The song of the summer, in this writer's extremely expert opinion, is “Into You” by Ariana Grande. This is the truth, and you know it (don’t @ me). The reason is simple: “Into You” is the only pop song that’s up to the task of fighting back this year’s wave of Sad-Boy™ jams.
To be fair, 2016 has offered us a rich buffet of Top 40 pleasures. Drake and Rihanna have reunited, Justin Bieber is enjoying some casual hangs with Major Lazer and MØ, and Sia and Sean Paul have the biggest song on the radio. All genres are popping; Robin Thicke is nowhere in sight. And yet, despite all we’ve seen, heard, and been given, we need Ariana. Desperately.
We’ve spent much of the summer basking in the warm glow of J-Biebs’s “Love Yourself," Drake and Rihanna’s “Too Good,” and Shawn Mendes’s “Treat You Better” — all songs characterized by a strange sense of sorrow. Specifically: sorrow at the hands of male singers who just cannot handle their shit.
Hear me out. I know vulnerability and emotions are important, including for young men who suffer from the myths of masculinity. To feel feelings is crucial to the healthy development of a person, and it’s wonderful that the current cultural climate is celebrating the sadness of young men who seem to be reeling from relationships gone wrong and revelations made in their wake. But also: yikes.
Between the likes of Drake, Baby Biebs, Mendes, Sam Hunt (“Make You Miss Me”), and the Charlie Puth/Selena Gomez duet “We Don’t Talk Anymore,” the sad boys abound. As Drake cries over treating Rihanna too well, Justin sets his pettiness to the tune of guitar, Mendes plays his Nice Guy card, and Hunt makes a play for the object of his affection via a gentle “I’ll show you” sentiment. All these tracks explore the male side of a relationship gone awry; they’re also all totally lacking self-awareness or even acknowledgment of the part they played in their undoing. These dudes are bummed out, and they’re relishing in it. And, like, woof.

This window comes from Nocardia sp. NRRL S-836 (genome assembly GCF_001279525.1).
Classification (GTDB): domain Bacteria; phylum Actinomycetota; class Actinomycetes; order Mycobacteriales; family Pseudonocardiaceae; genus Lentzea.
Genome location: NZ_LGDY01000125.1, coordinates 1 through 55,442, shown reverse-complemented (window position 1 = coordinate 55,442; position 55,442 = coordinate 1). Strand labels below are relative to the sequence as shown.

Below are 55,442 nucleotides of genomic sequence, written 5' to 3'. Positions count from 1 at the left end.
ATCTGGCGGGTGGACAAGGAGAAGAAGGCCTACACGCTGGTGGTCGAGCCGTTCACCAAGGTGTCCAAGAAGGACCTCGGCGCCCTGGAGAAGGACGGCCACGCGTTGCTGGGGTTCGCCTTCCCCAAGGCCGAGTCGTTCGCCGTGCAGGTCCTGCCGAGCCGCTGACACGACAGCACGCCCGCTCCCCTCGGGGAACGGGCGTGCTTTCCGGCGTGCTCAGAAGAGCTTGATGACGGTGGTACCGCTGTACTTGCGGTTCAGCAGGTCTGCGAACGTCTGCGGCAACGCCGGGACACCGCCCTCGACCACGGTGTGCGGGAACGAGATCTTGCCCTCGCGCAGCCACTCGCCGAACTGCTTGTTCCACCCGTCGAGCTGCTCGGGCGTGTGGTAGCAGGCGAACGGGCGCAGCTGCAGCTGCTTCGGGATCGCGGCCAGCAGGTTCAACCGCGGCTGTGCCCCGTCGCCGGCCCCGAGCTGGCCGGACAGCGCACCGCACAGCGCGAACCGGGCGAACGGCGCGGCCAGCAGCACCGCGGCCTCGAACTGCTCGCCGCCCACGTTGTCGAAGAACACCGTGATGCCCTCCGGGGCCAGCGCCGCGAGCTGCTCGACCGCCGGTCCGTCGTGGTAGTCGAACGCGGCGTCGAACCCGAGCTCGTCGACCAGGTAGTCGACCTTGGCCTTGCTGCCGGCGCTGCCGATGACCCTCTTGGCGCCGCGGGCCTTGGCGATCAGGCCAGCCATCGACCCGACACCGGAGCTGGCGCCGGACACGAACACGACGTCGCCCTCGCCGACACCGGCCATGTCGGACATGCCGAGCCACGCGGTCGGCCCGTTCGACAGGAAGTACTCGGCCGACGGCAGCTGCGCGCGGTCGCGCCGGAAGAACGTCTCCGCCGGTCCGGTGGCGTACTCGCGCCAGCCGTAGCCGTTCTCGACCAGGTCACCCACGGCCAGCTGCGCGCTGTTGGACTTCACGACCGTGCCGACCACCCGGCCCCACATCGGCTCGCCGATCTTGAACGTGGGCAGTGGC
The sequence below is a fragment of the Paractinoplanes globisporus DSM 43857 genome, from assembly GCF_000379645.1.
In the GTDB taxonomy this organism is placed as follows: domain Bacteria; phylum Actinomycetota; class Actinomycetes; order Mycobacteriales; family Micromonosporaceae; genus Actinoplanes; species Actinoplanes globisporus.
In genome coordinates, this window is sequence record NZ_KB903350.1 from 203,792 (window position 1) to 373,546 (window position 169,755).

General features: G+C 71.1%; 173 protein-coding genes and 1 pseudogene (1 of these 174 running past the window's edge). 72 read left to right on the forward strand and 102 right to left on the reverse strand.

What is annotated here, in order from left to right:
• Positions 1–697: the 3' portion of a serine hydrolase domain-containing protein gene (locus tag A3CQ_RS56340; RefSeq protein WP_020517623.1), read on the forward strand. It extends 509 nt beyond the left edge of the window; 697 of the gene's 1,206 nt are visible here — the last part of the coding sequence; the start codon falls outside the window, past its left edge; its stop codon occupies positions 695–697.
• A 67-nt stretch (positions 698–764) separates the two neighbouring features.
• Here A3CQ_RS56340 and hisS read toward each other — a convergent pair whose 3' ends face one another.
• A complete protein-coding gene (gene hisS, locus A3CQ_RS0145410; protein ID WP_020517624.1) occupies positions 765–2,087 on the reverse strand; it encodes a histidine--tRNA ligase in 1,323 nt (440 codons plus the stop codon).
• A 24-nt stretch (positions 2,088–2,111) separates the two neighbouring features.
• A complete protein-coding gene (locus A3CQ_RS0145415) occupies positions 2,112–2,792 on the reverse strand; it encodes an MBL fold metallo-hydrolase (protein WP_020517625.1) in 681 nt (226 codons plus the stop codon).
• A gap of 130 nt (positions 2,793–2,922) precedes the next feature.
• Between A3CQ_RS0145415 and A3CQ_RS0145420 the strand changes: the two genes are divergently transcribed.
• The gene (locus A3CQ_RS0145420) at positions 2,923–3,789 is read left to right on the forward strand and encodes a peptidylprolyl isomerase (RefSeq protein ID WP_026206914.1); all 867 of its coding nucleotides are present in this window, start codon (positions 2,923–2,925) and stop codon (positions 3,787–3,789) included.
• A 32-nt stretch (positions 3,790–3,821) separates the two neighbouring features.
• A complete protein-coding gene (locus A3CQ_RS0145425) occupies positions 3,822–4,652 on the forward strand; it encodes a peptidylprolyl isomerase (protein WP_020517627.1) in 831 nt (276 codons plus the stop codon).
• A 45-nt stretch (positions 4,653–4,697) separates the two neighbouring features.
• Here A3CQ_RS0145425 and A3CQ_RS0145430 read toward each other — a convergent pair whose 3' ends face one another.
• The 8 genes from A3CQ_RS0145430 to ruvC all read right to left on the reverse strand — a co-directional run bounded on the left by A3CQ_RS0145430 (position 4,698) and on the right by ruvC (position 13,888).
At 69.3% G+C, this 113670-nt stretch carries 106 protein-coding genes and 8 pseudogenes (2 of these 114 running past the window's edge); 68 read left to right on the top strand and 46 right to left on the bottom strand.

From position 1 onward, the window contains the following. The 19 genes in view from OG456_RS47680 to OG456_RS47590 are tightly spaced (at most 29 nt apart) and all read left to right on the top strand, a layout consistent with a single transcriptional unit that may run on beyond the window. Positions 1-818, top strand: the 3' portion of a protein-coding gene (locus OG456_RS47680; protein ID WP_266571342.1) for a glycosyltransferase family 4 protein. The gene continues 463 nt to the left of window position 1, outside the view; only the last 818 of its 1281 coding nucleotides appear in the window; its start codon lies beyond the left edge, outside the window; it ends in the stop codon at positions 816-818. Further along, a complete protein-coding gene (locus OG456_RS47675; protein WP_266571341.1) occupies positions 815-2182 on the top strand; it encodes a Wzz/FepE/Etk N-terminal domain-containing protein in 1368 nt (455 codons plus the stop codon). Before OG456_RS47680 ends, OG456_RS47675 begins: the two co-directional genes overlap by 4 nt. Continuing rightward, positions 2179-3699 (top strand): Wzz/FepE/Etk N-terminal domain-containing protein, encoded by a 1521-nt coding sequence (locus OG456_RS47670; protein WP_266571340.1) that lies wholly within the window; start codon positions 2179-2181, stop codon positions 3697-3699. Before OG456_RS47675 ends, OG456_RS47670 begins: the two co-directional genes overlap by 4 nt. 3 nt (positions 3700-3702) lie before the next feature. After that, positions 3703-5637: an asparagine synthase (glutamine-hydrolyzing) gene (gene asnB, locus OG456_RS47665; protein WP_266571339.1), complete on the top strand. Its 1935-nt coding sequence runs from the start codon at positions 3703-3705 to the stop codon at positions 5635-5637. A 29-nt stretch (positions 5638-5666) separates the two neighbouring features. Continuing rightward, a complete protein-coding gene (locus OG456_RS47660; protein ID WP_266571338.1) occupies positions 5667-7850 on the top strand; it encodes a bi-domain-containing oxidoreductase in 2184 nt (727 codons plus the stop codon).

We need a break. To reflect is one thing, but to lament all over our last days of nice weather is another completely. With summer’s last gasp, we deserve music that asserts itself, boasts confidence, knows who it is (like we do, after weeks of less work and more sun), and goes after what it wants. This is the job Ariana was born for.
From the very first line of “Into You,” Grande lays it all out: “I’m so into you I can barely breathe.” From there, she rides the wave of her flair for declarations. While she admits she’s been waiting for whoever to make a move, she lyrically rolls her eyes, tells him she wants to hook up (so quit talking, pal), and happily repeats her opening sentiment. Girlfriend is confident, she knows what she wants, and she very unapologetically paints herself as a woman who doesn’t need some sad bro on a guitar to melt her heart to make this happen. This is her narrative, and she’s in charge. (“I’ll let you on it.”)
This attitude is even more refreshing when you think of the go-to summer jams we’ve celebrated over the last few years. Because unlike the “I want you so let’s do this” singles from artists like One Direction (“Drag Me Down”), Maroon 5 (“Sugar”), Robin Thicke (“Blurred Lines”), and Jason Derulo (“Talk Dirty”), Grande’s “Into You” flips the narrative by seeing her call the shots, exclusively. Plus, unlike the aforementioned tracks, she doesn’t neg her subject: Aside from calling him out for not making the first move, she doesn’t mention his looks or his moves or anything outside of the “I think you’re a babe” spectrum. In short, she’s here, she’s psyched, and she doesn’t have time for nonsense. It’s perfect.
Perfect as a pop song in general, but also when you contrast it to the Sad Boy personas 2016 is otherwise favoring. For those of us who love my close friend Drake and my baby son Bieber but would also like to sit them down and say, “You need to stop navel-gazing, goddamn it, you are grown men,” Grande and her brand of pop-song-as-confidence-manifesto provide an emotional lift. We get to listen, have fun, or use the song as inspiration to go up to whoever and say, “Hello, I like you” (or not — it’s your call). In the four-ish minutes of “Into You,” we get to pump ourselves up through Ariana’s brazen self-confidence, which serves as a reminder that feeling oneself is not exclusive to Beyoncé and Nicki Minaj collaborations; it can be done at any time, anywhere.
Which — according to every teen movie I’ve ever seen — is what summer’s supposed to be about. If we wanted to sit around feeling sad, we’d follow any guy we see walking with an acoustic guitar and crash the party he’s about to ruin with his rendition of “Wonderwall.” Not that there’s anything wrong with that, but listen: Some of us just wanna dance.